Yes, another temple to put on your list of top 10 things to do in Kyoto. Kiyomizudera is a must see historical monument of ancient Kyoto and an UNESCO World Heritage site. (TripAdvisor rates it as the #3 thing to do in Kyoto.)
Founded in 780, Kiyomizudera (Pure Water Temple) is an independent Buddhist temple and one of the most celebrated temples in Japan. The magnificent Hondo or main hall is built on a cliff on the eastern hills of Kyoto, halfway up Mt. Otowa on the site of a waterfall (hence the name).The temple is dedicated to the diety, Kannon, and continues to be a pilgrimage site. Kannon is depicted with 11 faces and forty arms, and revered for his mercy and compassion. It is said that Kannon is the embodiment of each person’s “invisible heart of gratitude”.
A message from the temple:
Happiness for all via a greater sense of gratitude for your everyday life.
How’s that for a timeless message that we can all strive to achieve?
The buildings and grounds are breathtaking, but the crowds can be overwhelming. I later learned that it opens at 6AM so it might be that the early risers have the place to themselves then. I imagine experiencing a sunrise here would be enchanting. That being said, night viewing, while extremely crowded, was undeniably magical. Three times per year in the spring, summer and autumn, the temple buildings are open at night and lit so artistically – the effect is extremely dramatic and beautiful. Check schedule for night viewing dates.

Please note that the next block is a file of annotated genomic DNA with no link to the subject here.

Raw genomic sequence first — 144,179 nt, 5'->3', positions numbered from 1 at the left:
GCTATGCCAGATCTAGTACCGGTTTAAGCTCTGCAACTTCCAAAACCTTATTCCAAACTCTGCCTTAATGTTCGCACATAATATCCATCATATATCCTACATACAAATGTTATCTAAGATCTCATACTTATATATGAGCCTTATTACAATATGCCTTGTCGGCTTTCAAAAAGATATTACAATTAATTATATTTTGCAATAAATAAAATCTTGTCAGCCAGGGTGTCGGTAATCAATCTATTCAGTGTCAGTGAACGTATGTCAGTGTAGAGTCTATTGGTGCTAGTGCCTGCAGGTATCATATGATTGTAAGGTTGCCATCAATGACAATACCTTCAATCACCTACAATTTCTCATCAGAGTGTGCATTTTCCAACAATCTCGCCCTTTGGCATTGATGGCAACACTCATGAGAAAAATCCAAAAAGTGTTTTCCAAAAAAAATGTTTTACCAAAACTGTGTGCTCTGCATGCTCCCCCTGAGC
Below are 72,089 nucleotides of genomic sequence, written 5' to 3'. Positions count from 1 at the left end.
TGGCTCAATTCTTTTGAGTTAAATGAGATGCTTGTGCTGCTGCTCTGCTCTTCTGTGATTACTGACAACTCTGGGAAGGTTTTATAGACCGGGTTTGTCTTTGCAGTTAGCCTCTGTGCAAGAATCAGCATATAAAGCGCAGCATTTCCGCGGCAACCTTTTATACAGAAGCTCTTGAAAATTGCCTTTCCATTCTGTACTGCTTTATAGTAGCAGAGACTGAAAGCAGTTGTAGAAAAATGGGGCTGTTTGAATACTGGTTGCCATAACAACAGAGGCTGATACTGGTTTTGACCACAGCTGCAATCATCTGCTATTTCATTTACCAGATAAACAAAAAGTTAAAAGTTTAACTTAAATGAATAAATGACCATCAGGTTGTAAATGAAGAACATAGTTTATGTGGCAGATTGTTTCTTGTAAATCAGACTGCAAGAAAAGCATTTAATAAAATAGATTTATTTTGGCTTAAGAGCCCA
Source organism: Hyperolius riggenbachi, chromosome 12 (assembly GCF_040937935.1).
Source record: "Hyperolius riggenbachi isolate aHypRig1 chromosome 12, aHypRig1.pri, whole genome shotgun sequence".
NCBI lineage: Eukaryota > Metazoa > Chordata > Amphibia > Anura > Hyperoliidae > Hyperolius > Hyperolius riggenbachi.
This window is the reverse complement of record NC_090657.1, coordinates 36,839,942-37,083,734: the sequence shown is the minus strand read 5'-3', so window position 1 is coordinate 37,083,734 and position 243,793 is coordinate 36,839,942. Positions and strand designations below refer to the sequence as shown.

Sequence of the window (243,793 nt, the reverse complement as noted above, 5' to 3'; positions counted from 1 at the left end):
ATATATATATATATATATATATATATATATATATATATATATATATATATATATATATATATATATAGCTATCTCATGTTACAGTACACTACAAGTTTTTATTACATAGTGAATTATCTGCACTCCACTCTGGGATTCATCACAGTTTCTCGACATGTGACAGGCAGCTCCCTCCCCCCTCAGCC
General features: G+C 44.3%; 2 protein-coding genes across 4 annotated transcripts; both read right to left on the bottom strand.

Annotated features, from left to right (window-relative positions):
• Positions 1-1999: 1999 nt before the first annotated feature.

Nio-mon, the main entrance (above), was burnt down during civil war (1467-1477) and rebuilt in the 16th century.
The cliff-side, Hondo was rebuilt in 1633. It features ancient Japanese construction methods and was built entirely without nails (like ancient jenga). It is an impressive architectural wonder. I’m not sure my feature picture captured the massive size and intricacy of the wood construction so here is a picture that does a much better job. Photo Credit: http://www.kiyomizudera.or.jp
The views from there to Kyoto city below are quite lovely. (Understatement.)
Note: The main hall is under construction between February 2017 and March 2020 so some viewing areas may be covered, but the building will still be open to visitors.
Hours: Open 6AM, closing time depends on the season. See schedule.
Open: 365 days per year
Make a Day or Night of It
If you have time, you’ll want to explore the Higashiyama District itself, it’s one of the city’s best preserved historic districts, just outside the temple grounds. Here you can experience the charm of old Kyoto. Narrow lanes and traditional architecture transport you back in time. Take it all in as you stroll by quaint shops, cafes and restaurants that have been catering to tourists and temple pilgrims for centuries. Pick up some souvenirs here and stop in for tea, a snack or a meal.
Note: This Higashiyama District closes down early in the evenings, except during light festivals, such as the night viewings at Kiyomizudera so inquire and plan accordingly.
Looking for other cool things to do in Kyoto? Check out Nijo Castle. Ready to get out of the city and into the countryside – maybe take a dip in an onsen (hot springs)? Consider exploring the country hamlets of Kibune and Kurama.